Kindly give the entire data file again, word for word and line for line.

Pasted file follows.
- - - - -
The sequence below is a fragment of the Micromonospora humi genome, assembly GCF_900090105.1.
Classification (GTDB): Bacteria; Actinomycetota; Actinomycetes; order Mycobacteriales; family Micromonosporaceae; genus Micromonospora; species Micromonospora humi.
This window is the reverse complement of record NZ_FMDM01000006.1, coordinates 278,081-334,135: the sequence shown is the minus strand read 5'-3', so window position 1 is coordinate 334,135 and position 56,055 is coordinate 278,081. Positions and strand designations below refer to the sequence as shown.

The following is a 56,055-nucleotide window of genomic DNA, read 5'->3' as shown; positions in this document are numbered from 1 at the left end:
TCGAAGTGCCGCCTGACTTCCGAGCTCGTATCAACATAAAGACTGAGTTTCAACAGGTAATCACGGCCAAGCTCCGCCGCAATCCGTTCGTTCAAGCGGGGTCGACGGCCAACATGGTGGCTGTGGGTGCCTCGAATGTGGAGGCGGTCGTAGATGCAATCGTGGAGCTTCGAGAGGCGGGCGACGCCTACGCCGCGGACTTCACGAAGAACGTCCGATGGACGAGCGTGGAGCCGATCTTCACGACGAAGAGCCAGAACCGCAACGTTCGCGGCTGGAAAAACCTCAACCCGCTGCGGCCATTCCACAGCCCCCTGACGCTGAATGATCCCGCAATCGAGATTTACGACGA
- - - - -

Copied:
The sequence below is a fragment of the Micromonospora humi genome, assembly GCF_900090105.1.
Classification (GTDB): Bacteria; Actinomycetota; Actinomycetes; order Mycobacteriales; family Micromonosporaceae; genus Micromonospora; species Micromonospora humi.
This window is the reverse complement of record NZ_FMDM01000006.1, coordinates 278,081-334,135: the sequence shown is the minus strand read 5'-3', so window position 1 is coordinate 334,135 and position 56,055 is coordinate 278,081. Positions and strand designations below refer to the sequence as shown.

The following is a 56,055-nucleotide window of genomic DNA, read 5'->3' as shown; positions in this document are numbered from 1 at the left end:
TCGAAGTGCCGCCTGACTTCCGAGCTCGTATCAACATAAAGACTGAGTTTCAACAGGTAATCACGGCCAAGCTCCGCCGCAATCCGTTCGTTCAAGCGGGGTCGACGGCCAACATGGTGGCTGTGGGTGCCTCGAATGTGGAGGCGGTCGTAGATGCAATCGTGGAGCTTCGAGAGGCGGGCGACGCCTACGCCGCGGACTTCACGAAGAACGTCCGATGGACGAGCGTGGAGCCGATCTTCACGACGAAGAGCCAGAACCGCAACGTTCGCGGCTGGAAAAACCTCAACCCGCTGCGGCCATTCCACAGCCCCCTGACGCTGAATGATCCCGCAATCGAGATTTACGACGA